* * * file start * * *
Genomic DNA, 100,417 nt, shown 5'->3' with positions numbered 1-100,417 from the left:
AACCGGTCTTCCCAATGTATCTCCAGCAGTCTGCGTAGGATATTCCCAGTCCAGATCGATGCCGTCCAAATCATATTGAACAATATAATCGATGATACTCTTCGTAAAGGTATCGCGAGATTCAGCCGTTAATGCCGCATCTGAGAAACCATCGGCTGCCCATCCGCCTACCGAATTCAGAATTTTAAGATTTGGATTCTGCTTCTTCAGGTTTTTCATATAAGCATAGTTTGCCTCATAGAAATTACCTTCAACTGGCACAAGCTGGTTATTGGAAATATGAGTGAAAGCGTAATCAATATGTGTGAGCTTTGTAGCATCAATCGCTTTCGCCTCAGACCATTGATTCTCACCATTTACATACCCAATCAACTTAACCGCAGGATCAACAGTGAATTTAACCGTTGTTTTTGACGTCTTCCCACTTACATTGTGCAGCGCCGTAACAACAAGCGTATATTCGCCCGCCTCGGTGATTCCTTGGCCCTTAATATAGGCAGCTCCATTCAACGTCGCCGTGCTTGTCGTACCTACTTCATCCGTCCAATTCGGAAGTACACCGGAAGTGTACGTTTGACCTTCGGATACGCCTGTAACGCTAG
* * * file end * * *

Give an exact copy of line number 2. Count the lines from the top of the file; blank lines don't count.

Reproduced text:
AACCGGTCTTCCCAATGTATCTCCAGCAGTCTGCGTAGGATATTCCCAGTCCAGATCGATGCCGTCCAAATCATATTGAACAATATAATCGATGATACTCTTCGTAAAGGTATCGCGAGATTCAGCCGTTAATGCCGCATCTGAGAAACCATCGGCTGCCCATCCGCCTACCGAATTCAGAATTTTAAGATTTGGATTCTGCTTCTTCAGGTTTTTCATATAAGCATAGTTTGCCTCATAGAAATTACCTTCAACTGGCACAAGCTGGTTATTGGAAATATGAGTGAAAGCGTAATCAATATGTGTGAGCTTTGTAGCATCAATCGCTTTCGCCTCAGACCATTGATTCTCACCATTTACATACCCAATCAACTTAACCGCAGGATCAACAGTGAATTTAACCGTTGTTTTTGACGTCTTCCCACTTACATTGTGCAGCGCCGTAACAACAAGCGTATATTCGCCCGCCTCGGTGATTCCTTGGCCCTTAATATAGGCAGCTCCATTCAACGTCGCCGTGCTTGTCGTACCTACTTCATCCGTCCAATTCGGAAGTACACCGGAAGTGTACGTTTGACCTTCGGATACGCCTGTAACGCTAG